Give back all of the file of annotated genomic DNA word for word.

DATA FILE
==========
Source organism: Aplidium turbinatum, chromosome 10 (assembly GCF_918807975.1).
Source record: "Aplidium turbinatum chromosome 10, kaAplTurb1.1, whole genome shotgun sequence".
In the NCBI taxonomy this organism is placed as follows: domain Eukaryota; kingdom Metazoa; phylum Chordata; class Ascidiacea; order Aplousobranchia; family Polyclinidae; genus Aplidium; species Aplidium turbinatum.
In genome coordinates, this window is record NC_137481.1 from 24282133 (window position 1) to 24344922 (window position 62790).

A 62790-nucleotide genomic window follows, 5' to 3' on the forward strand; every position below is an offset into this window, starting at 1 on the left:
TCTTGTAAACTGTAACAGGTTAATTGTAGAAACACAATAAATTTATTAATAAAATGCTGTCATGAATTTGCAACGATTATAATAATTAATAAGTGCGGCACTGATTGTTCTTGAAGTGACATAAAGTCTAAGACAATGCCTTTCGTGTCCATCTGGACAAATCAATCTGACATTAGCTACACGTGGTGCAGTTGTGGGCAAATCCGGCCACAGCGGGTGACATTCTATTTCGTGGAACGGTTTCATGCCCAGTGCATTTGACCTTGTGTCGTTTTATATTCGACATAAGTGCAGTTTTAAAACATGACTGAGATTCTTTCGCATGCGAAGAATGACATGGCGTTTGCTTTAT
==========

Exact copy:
Source organism: Aplidium turbinatum, chromosome 10 (assembly GCF_918807975.1).
Source record: "Aplidium turbinatum chromosome 10, kaAplTurb1.1, whole genome shotgun sequence".
In the NCBI taxonomy this organism is placed as follows: domain Eukaryota; kingdom Metazoa; phylum Chordata; class Ascidiacea; order Aplousobranchia; family Polyclinidae; genus Aplidium; species Aplidium turbinatum.
In genome coordinates, this window is record NC_137481.1 from 24282133 (window position 1) to 24344922 (window position 62790).

A 62790-nucleotide genomic window follows, 5' to 3' on the forward strand; every position below is an offset into this window, starting at 1 on the left:
TCTTGTAAACTGTAACAGGTTAATTGTAGAAACACAATAAATTTATTAATAAAATGCTGTCATGAATTTGCAACGATTATAATAATTAATAAGTGCGGCACTGATTGTTCTTGAAGTGACATAAAGTCTAAGACAATGCCTTTCGTGTCCATCTGGACAAATCAATCTGACATTAGCTACACGTGGTGCAGTTGTGGGCAAATCCGGCCACAGCGGGTGACATTCTATTTCGTGGAACGGTTTCATGCCCAGTGCATTTGACCTTGTGTCGTTTTATATTCGACATAAGTGCAGTTTTAAAACATGACTGAGATTCTTTCGCATGCGAAGAATGACATGGCGTTTGCTTTAT